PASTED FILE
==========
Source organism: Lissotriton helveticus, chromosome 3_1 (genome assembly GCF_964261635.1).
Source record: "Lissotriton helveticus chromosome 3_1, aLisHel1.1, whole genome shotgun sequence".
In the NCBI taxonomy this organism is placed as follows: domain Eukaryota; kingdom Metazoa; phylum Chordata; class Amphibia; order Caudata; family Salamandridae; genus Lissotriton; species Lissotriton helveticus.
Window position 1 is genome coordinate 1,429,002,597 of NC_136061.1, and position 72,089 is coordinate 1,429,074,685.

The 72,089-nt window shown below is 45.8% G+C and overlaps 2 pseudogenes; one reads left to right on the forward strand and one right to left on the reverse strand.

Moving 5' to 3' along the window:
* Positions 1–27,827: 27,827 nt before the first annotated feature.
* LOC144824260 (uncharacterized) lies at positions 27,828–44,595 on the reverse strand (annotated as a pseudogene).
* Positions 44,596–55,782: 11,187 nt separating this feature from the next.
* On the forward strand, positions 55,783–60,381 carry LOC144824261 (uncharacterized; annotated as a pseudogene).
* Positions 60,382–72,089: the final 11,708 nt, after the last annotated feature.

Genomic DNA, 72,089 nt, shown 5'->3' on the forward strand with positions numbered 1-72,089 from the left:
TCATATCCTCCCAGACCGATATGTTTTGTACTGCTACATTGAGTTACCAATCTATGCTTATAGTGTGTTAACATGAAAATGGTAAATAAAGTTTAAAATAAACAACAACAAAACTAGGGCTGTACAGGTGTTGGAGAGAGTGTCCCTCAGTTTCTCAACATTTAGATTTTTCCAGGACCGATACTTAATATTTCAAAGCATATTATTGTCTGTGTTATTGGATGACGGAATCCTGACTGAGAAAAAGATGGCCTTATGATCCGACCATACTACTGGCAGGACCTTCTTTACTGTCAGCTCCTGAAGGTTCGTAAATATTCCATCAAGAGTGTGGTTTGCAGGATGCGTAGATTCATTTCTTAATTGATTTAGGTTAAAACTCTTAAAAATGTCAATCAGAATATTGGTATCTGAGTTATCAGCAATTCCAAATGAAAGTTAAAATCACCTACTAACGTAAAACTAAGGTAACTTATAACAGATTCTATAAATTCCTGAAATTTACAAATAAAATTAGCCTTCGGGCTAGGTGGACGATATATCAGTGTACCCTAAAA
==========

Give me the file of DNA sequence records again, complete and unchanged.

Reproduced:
Source organism: Lissotriton helveticus, chromosome 3_1 (genome assembly GCF_964261635.1).
Source record: "Lissotriton helveticus chromosome 3_1, aLisHel1.1, whole genome shotgun sequence".
In the NCBI taxonomy this organism is placed as follows: domain Eukaryota; kingdom Metazoa; phylum Chordata; class Amphibia; order Caudata; family Salamandridae; genus Lissotriton; species Lissotriton helveticus.
Window position 1 is genome coordinate 1,429,002,597 of NC_136061.1, and position 72,089 is coordinate 1,429,074,685.

The 72,089-nt window shown below is 45.8% G+C and overlaps 2 pseudogenes; one reads left to right on the forward strand and one right to left on the reverse strand.

Moving 5' to 3' along the window:
* Positions 1–27,827: 27,827 nt before the first annotated feature.
* LOC144824260 (uncharacterized) lies at positions 27,828–44,595 on the reverse strand (annotated as a pseudogene).
* Positions 44,596–55,782: 11,187 nt separating this feature from the next.
* On the forward strand, positions 55,783–60,381 carry LOC144824261 (uncharacterized; annotated as a pseudogene).
* Positions 60,382–72,089: the final 11,708 nt, after the last annotated feature.

Genomic DNA, 72,089 nt, shown 5'->3' on the forward strand with positions numbered 1-72,089 from the left:
TCATATCCTCCCAGACCGATATGTTTTGTACTGCTACATTGAGTTACCAATCTATGCTTATAGTGTGTTAACATGAAAATGGTAAATAAAGTTTAAAATAAACAACAACAAAACTAGGGCTGTACAGGTGTTGGAGAGAGTGTCCCTCAGTTTCTCAACATTTAGATTTTTCCAGGACCGATACTTAATATTTCAAAGCATATTATTGTCTGTGTTATTGGATGACGGAATCCTGACTGAGAAAAAGATGGCCTTATGATCCGACCATACTACTGGCAGGACCTTCTTTACTGTCAGCTCCTGAAGGTTCGTAAATATTCCATCAAGAGTGTGGTTTGCAGGATGCGTAGATTCATTTCTTAATTGATTTAGGTTAAAACTCTTAAAAATGTCAATCAGAATATTGGTATCTGAGTTATCAGCAATTCCAAATGAAAGTTAAAATCACCTACTAACGTAAAACTAAGGTAACTTATAACAGATTCTATAAATTCCTGAAATTTACAAATAAAATTAGCCTTCGGGCTAGGTGGACGATATATCAGTGTACCCTAAAA